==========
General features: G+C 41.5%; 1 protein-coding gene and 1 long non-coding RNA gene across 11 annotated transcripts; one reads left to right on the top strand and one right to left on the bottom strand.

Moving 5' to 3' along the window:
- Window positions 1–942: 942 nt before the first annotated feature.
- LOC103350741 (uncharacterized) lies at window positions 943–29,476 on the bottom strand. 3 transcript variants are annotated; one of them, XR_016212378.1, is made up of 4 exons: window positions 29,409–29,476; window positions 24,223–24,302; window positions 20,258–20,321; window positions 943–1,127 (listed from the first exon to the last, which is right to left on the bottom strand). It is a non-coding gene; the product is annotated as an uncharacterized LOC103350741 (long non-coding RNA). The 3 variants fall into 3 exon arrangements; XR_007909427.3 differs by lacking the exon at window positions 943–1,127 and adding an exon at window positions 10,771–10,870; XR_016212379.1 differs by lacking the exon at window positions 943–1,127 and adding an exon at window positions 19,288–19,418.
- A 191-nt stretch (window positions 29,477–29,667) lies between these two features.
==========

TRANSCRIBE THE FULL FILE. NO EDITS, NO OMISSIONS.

General features: G+C 41.5%; 1 protein-coding gene and 1 long non-coding RNA gene across 11 annotated transcripts; one reads left to right on the top strand and one right to left on the bottom strand.

Moving 5' to 3' along the window:
- Window positions 1–942: 942 nt before the first annotated feature.
- LOC103350741 (uncharacterized) lies at window positions 943–29,476 on the bottom strand. 3 transcript variants are annotated; one of them, XR_016212378.1, is made up of 4 exons: window positions 29,409–29,476; window positions 24,223–24,302; window positions 20,258–20,321; window positions 943–1,127 (listed from the first exon to the last, which is right to left on the bottom strand). It is a non-coding gene; the product is annotated as an uncharacterized LOC103350741 (long non-coding RNA). The 3 variants fall into 3 exon arrangements; XR_007909427.3 differs by lacking the exon at window positions 943–1,127 and adding an exon at window positions 10,771–10,870; XR_016212379.1 differs by lacking the exon at window positions 943–1,127 and adding an exon at window positions 19,288–19,418.
- A 191-nt stretch (window positions 29,477–29,667) lies between these two features.